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Permanent press

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Title: Permanent press  
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Subject: Ironing, Koret Foundation, Ruth R. Benerito, Uniform and insignia of the Boy Scouts of America, Fabrics
Collection: American Inventions, Fabrics
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Permanent press

A permanent press is a characteristic of fabric that has been chemically processed to resist wrinkles and hold its shape. Alternative terms include wrinkle resistant, wash and wear, no-iron, durable press, and easy care. This treatment has a lasting effect on the fabric.[1]

Chemistry

The crosslinking agents that result in the permanent press finish are often derivatives of urea. Popular crosslinkers include DMDHEU (dimethylol dihydroxyethyleneurea) and DMEU (dimethylol ethylene urea).[2]

The permanent press effect arises from crosslinking of molecules of cellulose by chemical agents such as DMDHEU.

History

Advances in producing permanent press fabrics involved a series of agents that crosslink the cellulose-based fibers that comprise most clothing. Initial agents included formaldehyde. Starting in the 1940s a series of urea-formaldehyde derivatives were introduced. Technical issues overcome included yellowing, odor, and the tendency of some agents to accelerate the degradation of fabrics by bleaches.[3][4] In 1953, Brooks Brothers manufactured wash-and-wear shirts using a blend of Dacron, polyester, and a wrinkle free cotton that was invented by Ruth R. Benerito, which they called "Brooksweave".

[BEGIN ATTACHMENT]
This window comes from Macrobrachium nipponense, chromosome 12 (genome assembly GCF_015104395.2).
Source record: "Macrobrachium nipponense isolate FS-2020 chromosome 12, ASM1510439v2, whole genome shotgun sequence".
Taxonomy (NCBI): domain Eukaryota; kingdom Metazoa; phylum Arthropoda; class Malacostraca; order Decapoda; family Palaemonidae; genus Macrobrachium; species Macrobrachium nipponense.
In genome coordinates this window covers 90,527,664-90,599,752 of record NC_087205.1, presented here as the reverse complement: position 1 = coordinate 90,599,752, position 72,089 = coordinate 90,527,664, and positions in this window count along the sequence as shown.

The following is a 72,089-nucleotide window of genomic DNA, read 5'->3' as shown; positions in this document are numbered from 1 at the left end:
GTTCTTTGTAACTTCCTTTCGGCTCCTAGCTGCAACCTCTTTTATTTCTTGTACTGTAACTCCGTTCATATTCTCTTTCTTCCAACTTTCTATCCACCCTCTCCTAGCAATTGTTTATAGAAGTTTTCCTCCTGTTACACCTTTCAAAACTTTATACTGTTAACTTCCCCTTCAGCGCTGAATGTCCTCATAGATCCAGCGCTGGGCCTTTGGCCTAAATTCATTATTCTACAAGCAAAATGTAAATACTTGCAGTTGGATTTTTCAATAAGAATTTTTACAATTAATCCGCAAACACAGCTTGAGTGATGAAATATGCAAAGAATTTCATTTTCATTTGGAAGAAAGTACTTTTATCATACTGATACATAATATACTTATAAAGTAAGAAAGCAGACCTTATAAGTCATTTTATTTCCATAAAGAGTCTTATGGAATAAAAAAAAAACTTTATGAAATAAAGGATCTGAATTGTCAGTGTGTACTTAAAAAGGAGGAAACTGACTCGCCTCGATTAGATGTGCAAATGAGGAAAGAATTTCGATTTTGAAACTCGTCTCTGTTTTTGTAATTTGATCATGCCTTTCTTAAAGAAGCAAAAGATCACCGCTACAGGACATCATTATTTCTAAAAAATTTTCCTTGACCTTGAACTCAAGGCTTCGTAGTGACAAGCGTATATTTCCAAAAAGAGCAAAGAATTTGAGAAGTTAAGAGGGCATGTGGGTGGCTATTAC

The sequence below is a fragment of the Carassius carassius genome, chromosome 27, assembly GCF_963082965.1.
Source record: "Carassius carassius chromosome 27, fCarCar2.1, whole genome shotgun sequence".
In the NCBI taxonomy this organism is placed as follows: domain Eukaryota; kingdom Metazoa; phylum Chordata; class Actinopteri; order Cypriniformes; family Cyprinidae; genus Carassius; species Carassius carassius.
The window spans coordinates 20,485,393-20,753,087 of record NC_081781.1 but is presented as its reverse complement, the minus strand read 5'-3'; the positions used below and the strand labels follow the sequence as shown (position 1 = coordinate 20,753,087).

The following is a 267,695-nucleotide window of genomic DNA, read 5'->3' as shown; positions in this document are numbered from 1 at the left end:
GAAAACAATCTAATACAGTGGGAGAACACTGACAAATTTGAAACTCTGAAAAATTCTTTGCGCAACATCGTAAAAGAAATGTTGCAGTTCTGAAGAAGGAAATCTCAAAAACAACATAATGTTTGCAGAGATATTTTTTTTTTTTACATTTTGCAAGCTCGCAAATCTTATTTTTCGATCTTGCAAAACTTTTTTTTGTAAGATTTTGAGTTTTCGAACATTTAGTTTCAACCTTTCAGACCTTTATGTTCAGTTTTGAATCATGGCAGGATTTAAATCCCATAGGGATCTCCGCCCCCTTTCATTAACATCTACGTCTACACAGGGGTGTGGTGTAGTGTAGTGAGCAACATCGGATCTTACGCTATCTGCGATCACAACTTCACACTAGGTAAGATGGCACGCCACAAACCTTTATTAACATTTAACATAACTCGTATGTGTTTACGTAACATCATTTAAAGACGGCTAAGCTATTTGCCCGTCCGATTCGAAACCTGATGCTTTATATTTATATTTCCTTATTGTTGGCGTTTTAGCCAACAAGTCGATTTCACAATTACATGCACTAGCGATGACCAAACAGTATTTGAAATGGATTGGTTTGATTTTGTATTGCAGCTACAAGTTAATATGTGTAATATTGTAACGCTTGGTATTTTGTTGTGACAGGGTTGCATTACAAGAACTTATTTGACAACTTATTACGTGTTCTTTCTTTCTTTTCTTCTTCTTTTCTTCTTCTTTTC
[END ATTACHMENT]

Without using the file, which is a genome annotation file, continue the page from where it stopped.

The technology advanced especially rapidly in the early 1990s.[5][6]

In older washing machines, the permanent press setting sprays moisture during the spin cycle to maintain the moisture content of the permanent press fabrics above a certain specified limit to reduce wrinkling.[7] Most older clothes dryers feature an automatic permanent press setting, which puts clothes through a cool-down cycle at the end of the normal heated drying cycle. Modern dryers tend to include this as a standard feature.

References

  1. ^ http://query.nytimes.com/gst/fullpage.html?res=9F0CE0DB103FF93AA15751C1A965958260&sec=&spon=&pagewanted=print
  2. ^ Klaus Fischer et al. "Textile Auxiliaries" in Ullmann's Encyclopedia of Industrial Chemistry 2002, Wiley-VCH, Weinheim. doi:10.1002/14356007.a26_227
  3. ^ http://www.usatoday.com/tech/columnist/andrewkantor/2004-12-31-kantor_x.htm
  4. ^ The development of DMDHEU is described in this news report: http://chemistry.about.com/od/howthingsworkfaqs/f/clotheswrinkle.htm
  5. ^ http://query.nytimes.com/gst/fullpage.html?res=9F0CE0DB103FF93AA15751C1A965958260&sec=&spon=&pagewanted=print
  6. ^ http://www.iht.com/articles/1995/02/20/syncon.php
  7. ^ http://www.freepatentsonline.com/4000968.html
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